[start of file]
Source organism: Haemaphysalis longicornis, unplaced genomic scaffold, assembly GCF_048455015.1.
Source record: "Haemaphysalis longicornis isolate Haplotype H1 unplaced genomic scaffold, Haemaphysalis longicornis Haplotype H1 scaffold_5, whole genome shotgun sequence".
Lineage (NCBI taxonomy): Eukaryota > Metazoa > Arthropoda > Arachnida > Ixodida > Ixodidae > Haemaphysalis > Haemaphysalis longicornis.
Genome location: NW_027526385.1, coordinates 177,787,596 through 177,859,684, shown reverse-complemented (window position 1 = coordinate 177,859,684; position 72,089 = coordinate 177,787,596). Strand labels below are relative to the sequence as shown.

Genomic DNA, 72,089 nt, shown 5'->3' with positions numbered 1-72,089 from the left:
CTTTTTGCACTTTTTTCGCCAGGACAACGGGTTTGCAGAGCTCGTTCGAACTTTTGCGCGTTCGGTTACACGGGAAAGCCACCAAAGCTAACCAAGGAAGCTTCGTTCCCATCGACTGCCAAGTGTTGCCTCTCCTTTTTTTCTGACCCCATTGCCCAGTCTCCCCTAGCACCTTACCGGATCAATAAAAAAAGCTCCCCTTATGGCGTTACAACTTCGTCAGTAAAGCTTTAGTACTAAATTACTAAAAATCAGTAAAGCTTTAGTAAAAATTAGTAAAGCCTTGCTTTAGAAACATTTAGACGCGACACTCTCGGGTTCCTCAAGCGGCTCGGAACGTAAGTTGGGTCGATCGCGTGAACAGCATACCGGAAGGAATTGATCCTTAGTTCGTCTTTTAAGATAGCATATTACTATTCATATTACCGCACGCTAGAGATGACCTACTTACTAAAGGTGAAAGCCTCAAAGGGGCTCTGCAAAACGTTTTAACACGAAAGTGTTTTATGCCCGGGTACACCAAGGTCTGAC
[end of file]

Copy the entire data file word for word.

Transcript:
Source organism: Haemaphysalis longicornis, unplaced genomic scaffold, assembly GCF_048455015.1.
Source record: "Haemaphysalis longicornis isolate Haplotype H1 unplaced genomic scaffold, Haemaphysalis longicornis Haplotype H1 scaffold_5, whole genome shotgun sequence".
Lineage (NCBI taxonomy): Eukaryota > Metazoa > Arthropoda > Arachnida > Ixodida > Ixodidae > Haemaphysalis > Haemaphysalis longicornis.
Genome location: NW_027526385.1, coordinates 177,787,596 through 177,859,684, shown reverse-complemented (window position 1 = coordinate 177,859,684; position 72,089 = coordinate 177,787,596). Strand labels below are relative to the sequence as shown.

Genomic DNA, 72,089 nt, shown 5'->3' with positions numbered 1-72,089 from the left:
CTTTTTGCACTTTTTTCGCCAGGACAACGGGTTTGCAGAGCTCGTTCGAACTTTTGCGCGTTCGGTTACACGGGAAAGCCACCAAAGCTAACCAAGGAAGCTTCGTTCCCATCGACTGCCAAGTGTTGCCTCTCCTTTTTTTCTGACCCCATTGCCCAGTCTCCCCTAGCACCTTACCGGATCAATAAAAAAAGCTCCCCTTATGGCGTTACAACTTCGTCAGTAAAGCTTTAGTACTAAATTACTAAAAATCAGTAAAGCTTTAGTAAAAATTAGTAAAGCCTTGCTTTAGAAACATTTAGACGCGACACTCTCGGGTTCCTCAAGCGGCTCGGAACGTAAGTTGGGTCGATCGCGTGAACAGCATACCGGAAGGAATTGATCCTTAGTTCGTCTTTTAAGATAGCATATTACTATTCATATTACCGCACGCTAGAGATGACCTACTTACTAAAGGTGAAAGCCTCAAAGGGGCTCTGCAAAACGTTTTAACACGAAAGTGTTTTATGCCCGGGTACACCAAGGTCTGAC